Split Appearance. Patchy and Coherent Features in Fragments of Gameplay, Mohenjo-daro, Sindh

An interesting paper which looks at the extensive finds of what are likely game pieces, boards and other related artifacts from Mohenjo-daro. The author tries to relate finds at the site with contexts, and while this is difficult given poor documentation from earlier excavations, it does seem as if game play was extensive and "a majority of the finds show traces of much wear, which mostly tend to be of similar constitutions. One such example is seen in the stick dice, which obviously, through frequent use, have received a bluntly pointed end (Mackay 1931c; 1938b). A consistency in usage seems therefore implied as well, which is further hinted at by the spatial distribution" (p. 99).

Most interesting is also the wider context within which Rogersdottir places these finds: game play in Mesopotamia and ancient Egypt seems to have had some consistent similarities, suggesting that games were one of those inventions that seems to have traveled far and wide, crossing cultural boundaries even in the Bronze Age. Possible "throwing sticks" found in Mohenjo-daro were also found in Tutankhamun's tomb, for example. While the best examples might be from Egypt and Mesopotamia, "both Mohenjo-daro and Harappa yielded cubical dice, a type of object that was rarely found at sites further westwards" (p. 92) suggesting that this today most familiar object in human game play may have originated in the Indus Valley (for examples, see An Ancient Indus Die).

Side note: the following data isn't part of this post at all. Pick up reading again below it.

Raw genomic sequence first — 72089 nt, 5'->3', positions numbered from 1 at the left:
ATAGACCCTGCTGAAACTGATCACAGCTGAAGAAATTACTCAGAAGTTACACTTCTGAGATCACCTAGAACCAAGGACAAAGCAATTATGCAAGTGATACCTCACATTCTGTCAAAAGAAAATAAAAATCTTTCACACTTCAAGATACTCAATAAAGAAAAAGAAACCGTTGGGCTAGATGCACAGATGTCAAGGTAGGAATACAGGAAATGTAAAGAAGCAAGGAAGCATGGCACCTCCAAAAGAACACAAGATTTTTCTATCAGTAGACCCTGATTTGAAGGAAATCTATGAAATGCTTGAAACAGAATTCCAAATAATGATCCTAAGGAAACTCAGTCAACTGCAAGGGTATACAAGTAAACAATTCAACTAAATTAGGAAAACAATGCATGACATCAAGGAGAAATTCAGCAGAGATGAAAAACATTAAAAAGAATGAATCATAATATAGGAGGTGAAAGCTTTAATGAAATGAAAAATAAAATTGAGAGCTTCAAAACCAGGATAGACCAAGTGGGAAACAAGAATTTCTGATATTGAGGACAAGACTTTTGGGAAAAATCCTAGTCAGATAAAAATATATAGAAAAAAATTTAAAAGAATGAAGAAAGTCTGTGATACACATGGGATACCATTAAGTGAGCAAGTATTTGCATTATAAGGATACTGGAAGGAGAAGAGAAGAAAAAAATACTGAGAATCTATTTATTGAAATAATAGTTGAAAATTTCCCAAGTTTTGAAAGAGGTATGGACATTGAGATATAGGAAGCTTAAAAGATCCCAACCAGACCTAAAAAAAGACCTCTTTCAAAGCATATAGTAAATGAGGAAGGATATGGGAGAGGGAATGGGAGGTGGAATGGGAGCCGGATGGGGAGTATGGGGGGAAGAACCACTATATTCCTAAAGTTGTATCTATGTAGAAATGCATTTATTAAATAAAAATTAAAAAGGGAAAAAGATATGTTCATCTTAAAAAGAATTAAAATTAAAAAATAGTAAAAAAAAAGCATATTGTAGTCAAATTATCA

Images: 1. Brick with scratched grid of rectangles, suggested by Mackay as part of a game board; from the site of Mohenjo-daro (After: Mackay 1938a: Plate CXLII.82). 2. Brick tablet possibly used as gameboard from Lothal (S.R. Rao, Lothal, Pl. XXXII D [2]).